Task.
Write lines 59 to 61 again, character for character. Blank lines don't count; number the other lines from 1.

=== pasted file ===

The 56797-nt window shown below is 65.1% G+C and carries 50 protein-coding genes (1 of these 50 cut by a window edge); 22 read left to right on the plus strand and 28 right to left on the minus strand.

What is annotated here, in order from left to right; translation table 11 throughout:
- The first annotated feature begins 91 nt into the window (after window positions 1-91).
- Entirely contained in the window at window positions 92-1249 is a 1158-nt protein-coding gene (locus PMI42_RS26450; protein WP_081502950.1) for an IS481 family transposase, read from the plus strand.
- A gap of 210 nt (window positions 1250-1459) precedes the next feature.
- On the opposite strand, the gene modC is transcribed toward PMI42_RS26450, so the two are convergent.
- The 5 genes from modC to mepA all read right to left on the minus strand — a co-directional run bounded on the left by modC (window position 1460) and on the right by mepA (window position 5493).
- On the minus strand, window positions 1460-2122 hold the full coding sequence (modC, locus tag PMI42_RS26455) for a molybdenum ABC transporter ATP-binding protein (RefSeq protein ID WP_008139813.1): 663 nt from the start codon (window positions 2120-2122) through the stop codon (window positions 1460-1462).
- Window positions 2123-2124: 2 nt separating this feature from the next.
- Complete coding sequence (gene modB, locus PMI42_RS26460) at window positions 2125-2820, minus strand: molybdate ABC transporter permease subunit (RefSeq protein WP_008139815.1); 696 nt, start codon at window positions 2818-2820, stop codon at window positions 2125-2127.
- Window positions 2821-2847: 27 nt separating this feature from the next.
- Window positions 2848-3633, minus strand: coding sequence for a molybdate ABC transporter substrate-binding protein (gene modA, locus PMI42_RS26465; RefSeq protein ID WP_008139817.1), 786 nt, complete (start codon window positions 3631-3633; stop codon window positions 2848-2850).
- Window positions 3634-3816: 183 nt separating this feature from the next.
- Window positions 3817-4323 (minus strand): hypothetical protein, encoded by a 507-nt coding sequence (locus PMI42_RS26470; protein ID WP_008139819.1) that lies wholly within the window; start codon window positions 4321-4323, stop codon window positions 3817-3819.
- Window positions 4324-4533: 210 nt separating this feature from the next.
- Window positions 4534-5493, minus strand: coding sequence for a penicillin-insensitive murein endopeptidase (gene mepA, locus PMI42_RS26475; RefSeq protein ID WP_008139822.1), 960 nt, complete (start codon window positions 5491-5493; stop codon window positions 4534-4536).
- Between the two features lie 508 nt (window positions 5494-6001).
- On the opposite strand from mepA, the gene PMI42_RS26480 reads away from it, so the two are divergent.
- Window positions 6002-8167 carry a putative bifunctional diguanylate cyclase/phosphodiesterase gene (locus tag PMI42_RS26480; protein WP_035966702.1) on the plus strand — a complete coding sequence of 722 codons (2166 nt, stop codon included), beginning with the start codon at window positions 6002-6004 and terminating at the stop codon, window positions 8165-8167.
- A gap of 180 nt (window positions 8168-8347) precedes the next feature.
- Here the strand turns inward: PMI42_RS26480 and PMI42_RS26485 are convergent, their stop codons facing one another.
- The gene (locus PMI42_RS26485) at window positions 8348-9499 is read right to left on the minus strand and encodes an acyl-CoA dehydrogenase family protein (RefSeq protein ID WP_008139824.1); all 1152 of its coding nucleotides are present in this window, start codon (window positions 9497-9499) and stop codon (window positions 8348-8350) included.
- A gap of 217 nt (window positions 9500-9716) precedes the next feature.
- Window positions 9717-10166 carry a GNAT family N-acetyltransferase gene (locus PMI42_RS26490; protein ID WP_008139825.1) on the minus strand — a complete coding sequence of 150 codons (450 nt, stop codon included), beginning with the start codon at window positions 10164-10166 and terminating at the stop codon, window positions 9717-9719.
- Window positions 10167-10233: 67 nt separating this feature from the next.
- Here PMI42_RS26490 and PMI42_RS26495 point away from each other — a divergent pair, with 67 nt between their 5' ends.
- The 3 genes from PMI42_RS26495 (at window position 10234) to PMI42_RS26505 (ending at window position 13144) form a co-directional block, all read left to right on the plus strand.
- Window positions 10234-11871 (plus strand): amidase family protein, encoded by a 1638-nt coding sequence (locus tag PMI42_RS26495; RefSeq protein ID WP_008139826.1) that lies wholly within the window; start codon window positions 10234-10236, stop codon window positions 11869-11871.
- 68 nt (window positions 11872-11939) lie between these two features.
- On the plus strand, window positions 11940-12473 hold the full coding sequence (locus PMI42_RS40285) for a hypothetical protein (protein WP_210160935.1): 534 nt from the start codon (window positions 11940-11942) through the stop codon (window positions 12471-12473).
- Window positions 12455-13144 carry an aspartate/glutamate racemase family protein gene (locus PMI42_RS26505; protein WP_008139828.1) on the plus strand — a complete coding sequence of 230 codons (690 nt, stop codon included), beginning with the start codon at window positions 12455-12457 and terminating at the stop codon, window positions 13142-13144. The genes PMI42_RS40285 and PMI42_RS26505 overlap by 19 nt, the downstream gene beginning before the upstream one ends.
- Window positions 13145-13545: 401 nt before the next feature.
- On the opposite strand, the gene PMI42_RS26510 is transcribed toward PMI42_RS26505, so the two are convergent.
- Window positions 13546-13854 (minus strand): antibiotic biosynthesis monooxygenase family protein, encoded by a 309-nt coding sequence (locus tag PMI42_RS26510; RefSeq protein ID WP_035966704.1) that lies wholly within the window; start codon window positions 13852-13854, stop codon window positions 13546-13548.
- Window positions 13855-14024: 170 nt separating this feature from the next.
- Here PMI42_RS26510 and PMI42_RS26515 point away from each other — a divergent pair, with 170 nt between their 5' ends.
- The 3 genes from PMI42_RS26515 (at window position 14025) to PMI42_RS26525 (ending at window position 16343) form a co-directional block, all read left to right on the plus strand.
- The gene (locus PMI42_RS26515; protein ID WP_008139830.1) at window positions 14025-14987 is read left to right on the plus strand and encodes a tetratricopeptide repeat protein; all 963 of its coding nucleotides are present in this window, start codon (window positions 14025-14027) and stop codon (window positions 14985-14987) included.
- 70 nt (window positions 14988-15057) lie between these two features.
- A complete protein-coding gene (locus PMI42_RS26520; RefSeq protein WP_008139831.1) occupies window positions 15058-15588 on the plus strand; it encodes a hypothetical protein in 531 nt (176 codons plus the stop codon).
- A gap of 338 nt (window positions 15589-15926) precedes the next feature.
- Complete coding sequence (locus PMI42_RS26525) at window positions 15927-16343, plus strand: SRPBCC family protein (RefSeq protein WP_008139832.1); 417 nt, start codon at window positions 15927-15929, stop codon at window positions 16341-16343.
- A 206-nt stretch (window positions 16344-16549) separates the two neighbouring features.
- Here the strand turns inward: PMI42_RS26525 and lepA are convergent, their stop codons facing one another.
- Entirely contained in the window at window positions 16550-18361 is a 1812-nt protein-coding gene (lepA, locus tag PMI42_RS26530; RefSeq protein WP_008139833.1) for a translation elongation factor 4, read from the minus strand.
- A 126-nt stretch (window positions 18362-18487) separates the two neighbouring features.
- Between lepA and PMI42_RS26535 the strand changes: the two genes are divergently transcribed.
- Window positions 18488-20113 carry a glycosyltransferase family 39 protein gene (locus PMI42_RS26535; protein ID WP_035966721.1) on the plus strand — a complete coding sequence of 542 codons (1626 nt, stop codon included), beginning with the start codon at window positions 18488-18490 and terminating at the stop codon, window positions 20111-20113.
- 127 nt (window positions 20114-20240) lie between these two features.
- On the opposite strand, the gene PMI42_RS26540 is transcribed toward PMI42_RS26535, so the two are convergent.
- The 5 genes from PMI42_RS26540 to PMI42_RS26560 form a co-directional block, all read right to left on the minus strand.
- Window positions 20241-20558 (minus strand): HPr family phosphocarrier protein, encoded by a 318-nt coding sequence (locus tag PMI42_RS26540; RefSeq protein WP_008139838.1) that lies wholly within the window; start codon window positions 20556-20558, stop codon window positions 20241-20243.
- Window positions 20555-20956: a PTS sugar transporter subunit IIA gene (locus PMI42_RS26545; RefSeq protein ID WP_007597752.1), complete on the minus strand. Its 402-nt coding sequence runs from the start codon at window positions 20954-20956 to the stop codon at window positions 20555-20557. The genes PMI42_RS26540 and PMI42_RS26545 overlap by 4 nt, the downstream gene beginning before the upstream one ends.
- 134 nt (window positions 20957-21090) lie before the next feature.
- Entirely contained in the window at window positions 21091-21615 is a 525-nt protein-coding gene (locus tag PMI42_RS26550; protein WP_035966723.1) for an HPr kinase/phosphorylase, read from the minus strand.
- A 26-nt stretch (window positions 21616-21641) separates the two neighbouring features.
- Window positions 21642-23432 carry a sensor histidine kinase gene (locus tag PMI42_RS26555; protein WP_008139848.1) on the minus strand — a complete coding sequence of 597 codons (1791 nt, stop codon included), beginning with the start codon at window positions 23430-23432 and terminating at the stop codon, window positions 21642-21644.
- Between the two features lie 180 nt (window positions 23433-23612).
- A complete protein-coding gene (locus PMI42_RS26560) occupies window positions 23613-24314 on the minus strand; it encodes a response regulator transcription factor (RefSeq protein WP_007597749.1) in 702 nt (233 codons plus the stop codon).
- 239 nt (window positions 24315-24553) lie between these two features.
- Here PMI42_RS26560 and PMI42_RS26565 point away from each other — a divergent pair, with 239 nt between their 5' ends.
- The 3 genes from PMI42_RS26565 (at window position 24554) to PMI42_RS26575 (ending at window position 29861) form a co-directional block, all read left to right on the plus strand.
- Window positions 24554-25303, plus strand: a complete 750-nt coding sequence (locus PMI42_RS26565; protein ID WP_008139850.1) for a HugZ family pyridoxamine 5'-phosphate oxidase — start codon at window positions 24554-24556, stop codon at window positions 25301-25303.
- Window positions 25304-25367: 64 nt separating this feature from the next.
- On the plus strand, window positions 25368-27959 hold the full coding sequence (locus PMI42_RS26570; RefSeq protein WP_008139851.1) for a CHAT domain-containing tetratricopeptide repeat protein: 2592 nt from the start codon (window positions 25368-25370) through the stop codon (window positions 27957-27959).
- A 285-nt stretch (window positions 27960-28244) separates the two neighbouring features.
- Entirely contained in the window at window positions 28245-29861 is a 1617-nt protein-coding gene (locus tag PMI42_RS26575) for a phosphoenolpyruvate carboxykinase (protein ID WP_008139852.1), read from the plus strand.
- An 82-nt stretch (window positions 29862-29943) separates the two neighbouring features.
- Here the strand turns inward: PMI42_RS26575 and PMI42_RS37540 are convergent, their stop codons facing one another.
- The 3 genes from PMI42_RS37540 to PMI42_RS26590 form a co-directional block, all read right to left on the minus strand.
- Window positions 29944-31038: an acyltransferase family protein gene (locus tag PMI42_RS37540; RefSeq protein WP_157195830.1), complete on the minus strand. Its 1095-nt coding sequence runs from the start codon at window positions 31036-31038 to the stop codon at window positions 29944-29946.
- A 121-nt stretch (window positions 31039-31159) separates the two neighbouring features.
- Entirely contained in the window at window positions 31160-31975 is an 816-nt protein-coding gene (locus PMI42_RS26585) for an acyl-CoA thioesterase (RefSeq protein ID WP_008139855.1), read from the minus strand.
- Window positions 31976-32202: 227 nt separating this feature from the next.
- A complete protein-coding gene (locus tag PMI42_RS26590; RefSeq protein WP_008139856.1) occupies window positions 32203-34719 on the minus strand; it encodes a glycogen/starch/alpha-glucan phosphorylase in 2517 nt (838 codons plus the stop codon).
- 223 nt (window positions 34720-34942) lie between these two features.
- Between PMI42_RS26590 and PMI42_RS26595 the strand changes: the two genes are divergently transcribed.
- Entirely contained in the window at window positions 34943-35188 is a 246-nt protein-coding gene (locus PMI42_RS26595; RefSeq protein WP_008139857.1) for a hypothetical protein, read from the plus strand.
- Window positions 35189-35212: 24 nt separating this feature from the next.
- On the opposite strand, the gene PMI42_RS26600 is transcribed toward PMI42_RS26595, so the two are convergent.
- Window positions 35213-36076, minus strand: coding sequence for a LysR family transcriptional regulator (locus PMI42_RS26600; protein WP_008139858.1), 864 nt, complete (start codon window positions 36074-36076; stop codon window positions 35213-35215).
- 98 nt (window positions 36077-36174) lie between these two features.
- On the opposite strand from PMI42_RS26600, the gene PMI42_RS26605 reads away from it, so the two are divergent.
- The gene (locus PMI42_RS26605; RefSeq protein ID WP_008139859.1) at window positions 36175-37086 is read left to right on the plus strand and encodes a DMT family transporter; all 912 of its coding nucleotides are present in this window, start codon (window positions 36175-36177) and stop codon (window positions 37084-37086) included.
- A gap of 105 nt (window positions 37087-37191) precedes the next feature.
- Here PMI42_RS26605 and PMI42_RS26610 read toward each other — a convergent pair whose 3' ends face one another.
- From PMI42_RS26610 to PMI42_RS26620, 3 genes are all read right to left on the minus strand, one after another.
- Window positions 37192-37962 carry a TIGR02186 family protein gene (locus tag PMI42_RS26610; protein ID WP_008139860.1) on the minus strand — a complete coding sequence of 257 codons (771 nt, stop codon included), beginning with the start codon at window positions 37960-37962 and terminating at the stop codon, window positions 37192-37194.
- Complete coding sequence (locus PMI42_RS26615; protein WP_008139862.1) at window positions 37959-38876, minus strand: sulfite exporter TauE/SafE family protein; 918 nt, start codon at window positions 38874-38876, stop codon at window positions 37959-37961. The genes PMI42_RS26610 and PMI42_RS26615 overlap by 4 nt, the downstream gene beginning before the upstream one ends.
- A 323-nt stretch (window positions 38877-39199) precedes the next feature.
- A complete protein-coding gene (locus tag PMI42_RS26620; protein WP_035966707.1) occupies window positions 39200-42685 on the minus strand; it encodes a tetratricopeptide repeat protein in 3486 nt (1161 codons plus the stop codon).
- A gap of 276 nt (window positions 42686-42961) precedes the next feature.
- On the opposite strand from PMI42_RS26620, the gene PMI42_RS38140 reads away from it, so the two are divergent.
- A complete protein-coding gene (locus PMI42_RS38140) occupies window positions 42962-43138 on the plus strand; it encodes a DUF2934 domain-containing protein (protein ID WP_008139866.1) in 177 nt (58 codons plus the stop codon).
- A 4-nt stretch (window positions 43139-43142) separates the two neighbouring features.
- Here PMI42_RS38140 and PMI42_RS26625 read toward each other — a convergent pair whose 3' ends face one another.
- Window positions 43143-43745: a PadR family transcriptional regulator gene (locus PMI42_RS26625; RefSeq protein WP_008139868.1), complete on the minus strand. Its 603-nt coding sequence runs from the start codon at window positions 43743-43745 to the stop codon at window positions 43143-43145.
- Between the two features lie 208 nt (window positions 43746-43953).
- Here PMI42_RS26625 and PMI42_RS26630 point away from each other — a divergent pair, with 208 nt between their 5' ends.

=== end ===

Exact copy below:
- A complete protein-coding gene (locus PMI42_RS26560) occupies window positions 23613-24314 on the minus strand; it encodes a response regulator transcription factor (RefSeq protein WP_007597749.1) in 702 nt (233 codons plus the stop codon).
- 239 nt (window positions 24315-24553) lie between these two features.
- Here PMI42_RS26560 and PMI42_RS26565 point away from each other — a divergent pair, with 239 nt between their 5' ends.